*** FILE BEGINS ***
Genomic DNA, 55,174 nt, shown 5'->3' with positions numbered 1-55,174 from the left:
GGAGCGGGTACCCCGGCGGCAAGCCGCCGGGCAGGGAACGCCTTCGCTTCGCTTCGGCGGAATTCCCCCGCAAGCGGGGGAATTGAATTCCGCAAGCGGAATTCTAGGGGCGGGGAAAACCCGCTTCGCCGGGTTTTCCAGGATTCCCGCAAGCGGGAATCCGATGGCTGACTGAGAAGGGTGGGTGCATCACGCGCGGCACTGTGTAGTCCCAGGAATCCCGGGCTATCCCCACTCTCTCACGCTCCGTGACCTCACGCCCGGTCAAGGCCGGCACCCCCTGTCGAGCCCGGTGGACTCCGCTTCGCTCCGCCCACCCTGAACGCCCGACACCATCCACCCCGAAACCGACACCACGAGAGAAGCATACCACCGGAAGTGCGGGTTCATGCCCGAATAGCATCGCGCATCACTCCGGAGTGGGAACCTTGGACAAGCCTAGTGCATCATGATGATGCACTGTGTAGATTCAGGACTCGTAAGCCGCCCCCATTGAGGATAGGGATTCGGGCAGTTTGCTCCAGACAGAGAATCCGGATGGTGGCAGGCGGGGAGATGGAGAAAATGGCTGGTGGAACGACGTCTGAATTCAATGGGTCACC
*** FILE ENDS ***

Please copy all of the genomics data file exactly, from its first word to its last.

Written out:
Genomic DNA, 55,174 nt, shown 5'->3' with positions numbered 1-55,174 from the left:
GGAGCGGGTACCCCGGCGGCAAGCCGCCGGGCAGGGAACGCCTTCGCTTCGCTTCGGCGGAATTCCCCCGCAAGCGGGGGAATTGAATTCCGCAAGCGGAATTCTAGGGGCGGGGAAAACCCGCTTCGCCGGGTTTTCCAGGATTCCCGCAAGCGGGAATCCGATGGCTGACTGAGAAGGGTGGGTGCATCACGCGCGGCACTGTGTAGTCCCAGGAATCCCGGGCTATCCCCACTCTCTCACGCTCCGTGACCTCACGCCCGGTCAAGGCCGGCACCCCCTGTCGAGCCCGGTGGACTCCGCTTCGCTCCGCCCACCCTGAACGCCCGACACCATCCACCCCGAAACCGACACCACGAGAGAAGCATACCACCGGAAGTGCGGGTTCATGCCCGAATAGCATCGCGCATCACTCCGGAGTGGGAACCTTGGACAAGCCTAGTGCATCATGATGATGCACTGTGTAGATTCAGGACTCGTAAGCCGCCCCCATTGAGGATAGGGATTCGGGCAGTTTGCTCCAGACAGAGAATCCGGATGGTGGCAGGCGGGGAGATGGAGAAAATGGCTGGTGGAACGACGTCTGAATTCAATGGGTCACC